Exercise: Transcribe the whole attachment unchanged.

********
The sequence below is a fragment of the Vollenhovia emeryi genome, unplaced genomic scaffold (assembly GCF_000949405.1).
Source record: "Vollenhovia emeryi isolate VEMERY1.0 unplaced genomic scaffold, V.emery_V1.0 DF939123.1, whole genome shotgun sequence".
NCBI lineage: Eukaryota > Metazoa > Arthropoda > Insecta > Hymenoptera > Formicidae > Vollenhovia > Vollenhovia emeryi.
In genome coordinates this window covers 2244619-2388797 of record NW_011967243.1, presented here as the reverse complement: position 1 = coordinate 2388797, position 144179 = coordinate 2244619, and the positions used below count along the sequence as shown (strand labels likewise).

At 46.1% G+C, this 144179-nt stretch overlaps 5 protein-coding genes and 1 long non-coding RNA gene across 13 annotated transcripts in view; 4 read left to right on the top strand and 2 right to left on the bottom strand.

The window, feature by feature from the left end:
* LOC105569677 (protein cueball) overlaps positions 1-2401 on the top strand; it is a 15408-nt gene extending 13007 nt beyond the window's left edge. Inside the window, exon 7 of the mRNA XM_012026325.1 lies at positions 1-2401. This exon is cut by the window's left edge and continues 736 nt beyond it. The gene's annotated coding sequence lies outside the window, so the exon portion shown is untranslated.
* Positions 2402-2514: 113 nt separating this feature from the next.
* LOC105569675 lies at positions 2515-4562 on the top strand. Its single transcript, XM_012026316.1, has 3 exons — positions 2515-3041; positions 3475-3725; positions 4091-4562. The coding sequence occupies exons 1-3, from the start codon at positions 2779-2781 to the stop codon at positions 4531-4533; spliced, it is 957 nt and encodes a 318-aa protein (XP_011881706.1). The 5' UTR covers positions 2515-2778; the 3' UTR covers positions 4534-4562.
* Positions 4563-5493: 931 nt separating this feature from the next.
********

The sequence below is a fragment of the Vollenhovia emeryi genome, unplaced genomic scaffold (assembly GCF_000949405.1).
Source record: "Vollenhovia emeryi isolate VEMERY1.0 unplaced genomic scaffold, V.emery_V1.0 DF939123.1, whole genome shotgun sequence".
NCBI lineage: Eukaryota > Metazoa > Arthropoda > Insecta > Hymenoptera > Formicidae > Vollenhovia > Vollenhovia emeryi.
In genome coordinates this window covers 2244619-2388797 of record NW_011967243.1, presented here as the reverse complement: position 1 = coordinate 2388797, position 144179 = coordinate 2244619, and the positions used below count along the sequence as shown (strand labels likewise).

At 46.1% G+C, this 144179-nt stretch overlaps 5 protein-coding genes and 1 long non-coding RNA gene across 13 annotated transcripts in view; 4 read left to right on the top strand and 2 right to left on the bottom strand.

The window, feature by feature from the left end:
* LOC105569677 (protein cueball) overlaps positions 1-2401 on the top strand; it is a 15408-nt gene extending 13007 nt beyond the window's left edge. Inside the window, exon 7 of the mRNA XM_012026325.1 lies at positions 1-2401. This exon is cut by the window's left edge and continues 736 nt beyond it. The gene's annotated coding sequence lies outside the window, so the exon portion shown is untranslated.
* Positions 2402-2514: 113 nt separating this feature from the next.
* LOC105569675 lies at positions 2515-4562 on the top strand. Its single transcript, XM_012026316.1, has 3 exons — positions 2515-3041; positions 3475-3725; positions 4091-4562. The coding sequence occupies exons 1-3, from the start codon at positions 2779-2781 to the stop codon at positions 4531-4533; spliced, it is 957 nt and encodes a 318-aa protein (XP_011881706.1). The 5' UTR covers positions 2515-2778; the 3' UTR covers positions 4534-4562.
* Positions 4563-5493: 931 nt separating this feature from the next.